In a town with so many great burger joints already, it may seem absurd to embark on a suicide mission up congestion-infested I-35W to track down another one.
Liberty Burger is worth the hassle. The first Fort Worth branch of this Dallas-based chain offers excellent gourmet burgers in a family-friendly atmosphere; it looks like Smashburger but tastes like Hopdoddy.
Housed in yet another innocuous strip center in far north Fort Worth, this fast-casual concept comes from Mariel Street, whose father Gene is behind Good Eats, Black-eyed Pea and other staples of North Texas’ restaurant scene.
Seven locations strong now, Liberty takes more than a few cues from Hopdoddy, the Austin-based chain that, in the eyes of many, perpetuated the gourmet burger trend.
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Where Hopdoddy speaks to hipsters, Liberty speaks to families, offering the same style of cheffy burgers and shakes but in more of a pretense-free atmosphere. Orange and lime-green decor is easy on the eyes, and ordering is a cinch. Friendly employees greet you and show you the ropes of the small menu, which includes a kids section.
Most, young or old, will have a burger; the menu doesn’t leave much choice. It includes a grilled-cheese sandwich and two salads, but otherwise there’s nothing but burgers: Six have thick patties made from a special blend of chuck, tenderloin and brisket (all of the grass-fed variety, of course), and the rest are made from turkey, ahi tuna, bison, chicken or grains.
All three burgers I tried were very good, but a beef burger called the Napa ($8.50), topped with Gorgonzola, green olives, arugula and basil garlic aioli, was outstanding, not necessarily because of the toppings but because of the skill with which the 6-ounce patty was cooked.
After giving my order to a young, giggly cashier, I wondered what I would get in return, assuming that the young kitchen staff wouldn’t be able to cook a medium-rare patty — a task that often befuddles some of our city’s veteran burger spots.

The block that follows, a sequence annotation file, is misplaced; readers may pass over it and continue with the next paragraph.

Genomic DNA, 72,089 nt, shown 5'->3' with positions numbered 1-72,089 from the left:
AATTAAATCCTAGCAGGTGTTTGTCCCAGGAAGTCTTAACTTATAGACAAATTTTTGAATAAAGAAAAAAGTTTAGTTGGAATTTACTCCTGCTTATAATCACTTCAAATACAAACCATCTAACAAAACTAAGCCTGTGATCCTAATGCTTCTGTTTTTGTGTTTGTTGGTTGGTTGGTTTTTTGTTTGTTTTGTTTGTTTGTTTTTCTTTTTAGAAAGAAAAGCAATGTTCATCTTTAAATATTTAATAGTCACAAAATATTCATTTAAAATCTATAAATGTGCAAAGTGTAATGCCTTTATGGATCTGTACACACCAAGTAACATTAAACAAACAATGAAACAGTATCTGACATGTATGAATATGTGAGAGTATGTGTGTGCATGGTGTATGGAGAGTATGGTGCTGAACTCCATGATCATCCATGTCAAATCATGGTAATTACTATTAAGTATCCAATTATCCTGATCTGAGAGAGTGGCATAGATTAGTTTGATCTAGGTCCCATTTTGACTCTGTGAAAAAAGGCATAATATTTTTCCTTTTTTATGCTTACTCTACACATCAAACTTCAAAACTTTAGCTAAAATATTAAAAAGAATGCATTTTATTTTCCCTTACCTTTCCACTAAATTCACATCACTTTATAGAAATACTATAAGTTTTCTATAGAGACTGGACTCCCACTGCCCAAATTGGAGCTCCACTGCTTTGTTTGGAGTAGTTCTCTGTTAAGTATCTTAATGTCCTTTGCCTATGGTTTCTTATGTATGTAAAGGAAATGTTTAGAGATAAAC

What emerged from the kitchen was a patty that was on par with any burger I’ve had at more well-known places: pink and juicy inside, the outside blackened with crust and a good sear. With each bite, I chewed slower and slower, savoring the complexity of the beef and the toppings that nicely augmented it; this was a burger worth relishing.
Both inside and out, I should say. Another thing I loved about this burger was the bun, a white, shiny brioche — from The Bakery Group in Dallas — with a springy interior that allowed wiggle room for toppings but with a firm shell that held ingredients in place.
Elsewhere on the menu, a ground turkey burger ($8.50) didn’t taste like a turkey burger; the meat was pleasingly rich, almost sweet.
The lone veggie option, the Woodstock ($7.50), was not the usual token veggie burger. Thought was put into this mix of chickpeas, grains and chopped roasted vegetables, and it showed in the patty’s beefy texture and delectable flavor. Like the turkey burger, it was topped with a crown of mashed avocado, as opposed to whole avocado slices, which can make for clumsy bites. Again, excellent bread: a multigrain bun also from The Bakery Group.
Fries were a mixed bag. Pass on the overly salty sweet potato kind ($3) for skinny matchbox fries ($2.50), whose combo of crunch and salt was right-on. The small, bountiful fries also offered ample opportunity to sample housemade sauces. Ranch was timid and mild but raspberry chipotle was an addicting combo of sweetness and fire; mustard had a gentle kick.
Best of the sides were huge onion rings ($4), sheathed in a thick, buttermilk batter dotted with pepper, stacked like a pyramid. I can’t remember having better rings.
A good ending — or beginning, for that matter — is a shake. Made with a vanilla custard base, the shakes come in flavors both ordinary and exotic, from chocolate to sea salt and caramel, each topped with a hill of whipped cream and a cherry; adults can get them spiked. After the harrowing road trip up there, you may need it.